IASbaba’s Daily Current Affairs (Prelims + Mains Focus)- 16th March 2018
Indian-UK Joint Team to study Arsenic poisoning in Ganga R
Part of: Mains GS Paper II- Government interventions
- An India-UK Joint Team has won the Newton-Bhabha Fund for a project on Groundwater Arsenic Research in Ganga River Basin.
- The Department of Science and Technology has undertaken the project with the Natural Environment Research Council, UK, to find solutions to the water challenges faced in the pervasively arsenic-affected Ganga River Basin.
- The Indian team comprises representatives of the IIT Kharagpur, the National Institute of Hydrology, the IIT Roorkee and the Mahavir Cancer Sansthan and Research Centre of Patna.
- The UK team consists of representatives of the University of Manchester, the British Geological Survey, the University of Salford and the University of Birmingham.
- The team members involved with the project will try to assess how the problem of arsenic poisoning can get aggravated in the next 25 to 30 years and influence groundwater management practices and suggest water remedial technologies accordingly.
- The Newton Bhabha Fund, provided by the British Council, aims to bring together the UK and Indian scientific research and innovation sectors to find joint solutions to the challenges facing India in economic development and social welfare.
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General Studies 2:
- Government policies and interventions for development in various sectors and issues arising out of their design and implementation.
General Studies 3:
- Conservation, environmental pollution and degradation, environmental impact assessment
- Science and Technology- developments and their applications and effects in everyday life
- Achievements of Indians in science & technology; indigenization of technology and developing new technology
International Solar Alliance: Delhi Summit
India, along with France, hosted the members of the International Solar Alliance (ISA), marking an important milestone in its efforts to take the alliance, which was Prime Minister Narendra Modi’s brainchild, and supported ably by France, forward.
The Alliance, which was inaugurated a few days after the 2015 United Nations Climate Change Conference in Paris, became a treaty-based inter-governmental international organisation on 6 December 2017, with 61 countries signing the ISA agreement (and 32 of them ratified it so far).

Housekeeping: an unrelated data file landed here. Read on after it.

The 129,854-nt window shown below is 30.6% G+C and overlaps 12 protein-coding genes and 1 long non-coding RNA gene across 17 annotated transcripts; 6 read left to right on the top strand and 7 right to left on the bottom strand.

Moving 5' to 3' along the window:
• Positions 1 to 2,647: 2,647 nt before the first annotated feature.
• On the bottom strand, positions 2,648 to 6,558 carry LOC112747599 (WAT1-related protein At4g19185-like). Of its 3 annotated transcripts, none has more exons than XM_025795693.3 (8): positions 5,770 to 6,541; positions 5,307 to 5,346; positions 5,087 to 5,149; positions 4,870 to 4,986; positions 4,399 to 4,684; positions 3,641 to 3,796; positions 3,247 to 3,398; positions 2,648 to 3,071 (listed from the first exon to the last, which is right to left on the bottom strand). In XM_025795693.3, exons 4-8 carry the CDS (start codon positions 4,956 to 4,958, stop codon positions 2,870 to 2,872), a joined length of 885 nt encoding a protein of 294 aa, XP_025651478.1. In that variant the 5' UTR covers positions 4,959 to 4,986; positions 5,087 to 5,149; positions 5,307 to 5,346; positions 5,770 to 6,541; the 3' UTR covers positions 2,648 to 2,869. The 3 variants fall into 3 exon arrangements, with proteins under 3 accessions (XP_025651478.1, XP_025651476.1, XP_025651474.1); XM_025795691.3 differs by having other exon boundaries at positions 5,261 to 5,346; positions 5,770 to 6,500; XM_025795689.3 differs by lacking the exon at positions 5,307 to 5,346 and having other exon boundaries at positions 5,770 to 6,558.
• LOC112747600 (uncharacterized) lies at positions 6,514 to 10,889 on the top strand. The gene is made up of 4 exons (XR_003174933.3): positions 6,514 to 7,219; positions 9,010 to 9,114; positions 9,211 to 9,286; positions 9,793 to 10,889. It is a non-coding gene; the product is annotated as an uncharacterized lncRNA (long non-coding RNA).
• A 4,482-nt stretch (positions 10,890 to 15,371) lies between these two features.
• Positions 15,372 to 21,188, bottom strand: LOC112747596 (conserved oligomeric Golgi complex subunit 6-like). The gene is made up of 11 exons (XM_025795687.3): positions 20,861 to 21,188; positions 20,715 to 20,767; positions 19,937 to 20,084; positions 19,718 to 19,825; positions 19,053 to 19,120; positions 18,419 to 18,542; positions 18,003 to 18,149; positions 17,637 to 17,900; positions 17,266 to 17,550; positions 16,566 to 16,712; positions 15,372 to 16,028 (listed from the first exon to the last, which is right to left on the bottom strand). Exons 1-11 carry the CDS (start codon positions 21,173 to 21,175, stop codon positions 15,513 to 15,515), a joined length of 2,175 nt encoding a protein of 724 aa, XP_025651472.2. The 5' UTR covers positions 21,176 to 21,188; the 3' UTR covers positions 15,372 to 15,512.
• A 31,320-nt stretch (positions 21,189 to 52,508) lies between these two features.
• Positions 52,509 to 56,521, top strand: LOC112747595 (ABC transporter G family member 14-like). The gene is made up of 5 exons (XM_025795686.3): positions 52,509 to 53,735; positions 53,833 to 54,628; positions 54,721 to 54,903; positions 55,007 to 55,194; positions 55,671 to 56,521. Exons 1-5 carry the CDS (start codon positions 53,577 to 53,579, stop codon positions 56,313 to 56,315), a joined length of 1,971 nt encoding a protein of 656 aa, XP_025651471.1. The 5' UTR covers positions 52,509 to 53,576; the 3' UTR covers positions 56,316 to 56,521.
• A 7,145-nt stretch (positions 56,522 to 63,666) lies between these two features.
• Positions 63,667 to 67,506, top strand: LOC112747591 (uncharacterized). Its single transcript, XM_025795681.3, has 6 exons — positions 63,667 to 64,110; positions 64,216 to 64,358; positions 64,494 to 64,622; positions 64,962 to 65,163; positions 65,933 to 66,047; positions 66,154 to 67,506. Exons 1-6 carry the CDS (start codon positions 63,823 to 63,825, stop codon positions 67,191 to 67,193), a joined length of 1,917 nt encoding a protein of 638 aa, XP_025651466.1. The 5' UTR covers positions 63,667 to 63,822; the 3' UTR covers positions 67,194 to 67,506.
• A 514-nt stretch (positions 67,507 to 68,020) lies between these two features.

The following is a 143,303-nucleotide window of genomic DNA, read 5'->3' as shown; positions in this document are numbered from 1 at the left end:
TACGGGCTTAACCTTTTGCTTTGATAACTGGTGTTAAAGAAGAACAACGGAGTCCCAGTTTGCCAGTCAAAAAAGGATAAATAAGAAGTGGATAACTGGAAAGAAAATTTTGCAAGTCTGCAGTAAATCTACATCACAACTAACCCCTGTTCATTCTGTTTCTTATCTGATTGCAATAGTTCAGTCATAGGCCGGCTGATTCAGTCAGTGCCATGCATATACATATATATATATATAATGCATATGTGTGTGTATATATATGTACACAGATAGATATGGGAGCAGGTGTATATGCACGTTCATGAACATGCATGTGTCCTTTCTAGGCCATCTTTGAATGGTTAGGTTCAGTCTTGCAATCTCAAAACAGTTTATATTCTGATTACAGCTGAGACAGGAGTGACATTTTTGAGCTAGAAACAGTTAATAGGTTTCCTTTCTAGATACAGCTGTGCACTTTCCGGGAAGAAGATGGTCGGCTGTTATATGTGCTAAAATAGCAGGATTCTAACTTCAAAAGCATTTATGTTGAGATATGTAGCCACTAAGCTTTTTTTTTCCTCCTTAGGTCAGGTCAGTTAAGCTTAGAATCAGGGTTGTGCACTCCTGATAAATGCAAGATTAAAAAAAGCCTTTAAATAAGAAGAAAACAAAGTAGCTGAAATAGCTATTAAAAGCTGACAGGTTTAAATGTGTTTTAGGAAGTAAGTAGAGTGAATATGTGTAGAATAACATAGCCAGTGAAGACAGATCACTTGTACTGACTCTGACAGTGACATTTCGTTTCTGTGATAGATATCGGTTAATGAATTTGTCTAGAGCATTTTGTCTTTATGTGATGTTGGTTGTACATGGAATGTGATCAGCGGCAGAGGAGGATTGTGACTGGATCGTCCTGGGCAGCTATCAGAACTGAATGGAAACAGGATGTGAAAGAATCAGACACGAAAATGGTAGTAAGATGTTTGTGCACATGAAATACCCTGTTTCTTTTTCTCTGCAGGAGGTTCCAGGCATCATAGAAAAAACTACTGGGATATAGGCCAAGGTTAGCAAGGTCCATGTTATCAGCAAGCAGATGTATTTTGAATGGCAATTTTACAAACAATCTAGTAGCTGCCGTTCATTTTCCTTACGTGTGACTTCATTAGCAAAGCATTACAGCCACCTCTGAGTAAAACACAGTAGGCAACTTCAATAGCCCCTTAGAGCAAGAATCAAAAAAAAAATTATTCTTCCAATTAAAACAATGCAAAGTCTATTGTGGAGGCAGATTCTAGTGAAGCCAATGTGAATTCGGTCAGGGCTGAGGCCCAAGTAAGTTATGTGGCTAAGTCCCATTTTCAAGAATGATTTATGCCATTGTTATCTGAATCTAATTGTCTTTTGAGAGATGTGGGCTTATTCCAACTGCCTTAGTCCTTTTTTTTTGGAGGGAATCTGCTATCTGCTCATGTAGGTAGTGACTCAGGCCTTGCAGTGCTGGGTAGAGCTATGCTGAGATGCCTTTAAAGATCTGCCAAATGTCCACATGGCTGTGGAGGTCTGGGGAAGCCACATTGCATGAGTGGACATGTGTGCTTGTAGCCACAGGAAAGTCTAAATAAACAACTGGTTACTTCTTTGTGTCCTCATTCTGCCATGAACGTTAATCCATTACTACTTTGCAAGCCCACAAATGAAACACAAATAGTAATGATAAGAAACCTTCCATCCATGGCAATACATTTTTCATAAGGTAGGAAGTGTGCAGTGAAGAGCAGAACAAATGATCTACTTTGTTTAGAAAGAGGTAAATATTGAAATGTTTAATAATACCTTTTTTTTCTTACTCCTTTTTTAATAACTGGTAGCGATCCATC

The Delhi Summit was co-hosted by India and France and was attended by 23 heads of states and governments from other ISA signatory countries.
The key idea of the ISA:
Is to “harmonize and aggregate demand for solar finance, solar technologies, innovation, research and development, and capacity building”.
The ISA aims to mobilise $1 trillion low-cost financing for massive deployment of solar energy by 2030 and bring together 121 countries that lie between the Tropics of Cancer and Capricorn that receive plenty of sunshine and are mostly developing nations.
Objectives of the ISA:
- Mobilising more than $1 trillion of investments by 2030 for massive deployment of solar energy.
- Global deployment of over 1,000GW of solar generation capacity.
- Making solar energy available at affordable rates, create solar grids and establish solar credit mechanism.
- Reducing the cost of finance and cost of technology.
- Enhancing energy security and sustainable development.
- Addressing common as well as specific obstacles that lie in the way of rapid and massive scaling up of solar energy in these countries.
- Act as a broader platform for deep diplomatic engagement on crucial developmental issues.
Although the ISA came into being on 6 December 2017, the Delhi summit marked the momentous occasion on which the alliance was given flesh and shape.
Since 2016, the ISA has launched five programmes of action — rural and decentralized application; access to affordable finance; mini grids; solar e-mobility; and rooftop installations.